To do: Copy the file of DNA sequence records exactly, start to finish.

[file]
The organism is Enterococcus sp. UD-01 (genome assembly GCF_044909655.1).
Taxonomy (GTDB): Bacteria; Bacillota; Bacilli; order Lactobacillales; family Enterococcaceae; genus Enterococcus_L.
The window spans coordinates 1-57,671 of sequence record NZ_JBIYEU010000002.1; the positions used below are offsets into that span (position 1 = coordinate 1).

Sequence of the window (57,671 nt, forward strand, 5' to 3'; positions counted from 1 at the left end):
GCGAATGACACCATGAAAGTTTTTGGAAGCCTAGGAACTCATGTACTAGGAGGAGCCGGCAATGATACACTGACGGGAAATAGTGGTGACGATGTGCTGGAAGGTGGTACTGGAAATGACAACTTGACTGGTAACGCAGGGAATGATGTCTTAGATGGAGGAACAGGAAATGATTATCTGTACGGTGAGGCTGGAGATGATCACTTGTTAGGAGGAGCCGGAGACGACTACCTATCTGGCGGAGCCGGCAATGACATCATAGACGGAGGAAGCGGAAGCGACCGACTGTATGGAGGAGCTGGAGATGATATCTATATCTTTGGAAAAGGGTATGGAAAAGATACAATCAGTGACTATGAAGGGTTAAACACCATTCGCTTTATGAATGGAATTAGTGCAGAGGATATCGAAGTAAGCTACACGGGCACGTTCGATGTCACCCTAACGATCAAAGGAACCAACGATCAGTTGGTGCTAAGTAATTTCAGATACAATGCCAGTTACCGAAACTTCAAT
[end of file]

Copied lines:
The organism is Enterococcus sp. UD-01 (genome assembly GCF_044909655.1).
Taxonomy (GTDB): Bacteria; Bacillota; Bacilli; order Lactobacillales; family Enterococcaceae; genus Enterococcus_L.
The window spans coordinates 1-57,671 of sequence record NZ_JBIYEU010000002.1; the positions used below are offsets into that span (position 1 = coordinate 1).

Sequence of the window (57,671 nt, forward strand, 5' to 3'; positions counted from 1 at the left end):
GCGAATGACACCATGAAAGTTTTTGGAAGCCTAGGAACTCATGTACTAGGAGGAGCCGGCAATGATACACTGACGGGAAATAGTGGTGACGATGTGCTGGAAGGTGGTACTGGAAATGACAACTTGACTGGTAACGCAGGGAATGATGTCTTAGATGGAGGAACAGGAAATGATTATCTGTACGGTGAGGCTGGAGATGATCACTTGTTAGGAGGAGCCGGAGACGACTACCTATCTGGCGGAGCCGGCAATGACATCATAGACGGAGGAAGCGGAAGCGACCGACTGTATGGAGGAGCTGGAGATGATATCTATATCTTTGGAAAAGGGTATGGAAAAGATACAATCAGTGACTATGAAGGGTTAAACACCATTCGCTTTATGAATGGAATTAGTGCAGAGGATATCGAAGTAAGCTACACGGGCACGTTCGATGTCACCCTAACGATCAAAGGAACCAACGATCAGTTGGTGCTAAGTAATTTCAGATACAATGCCAGTTACCGAAACTTCAAT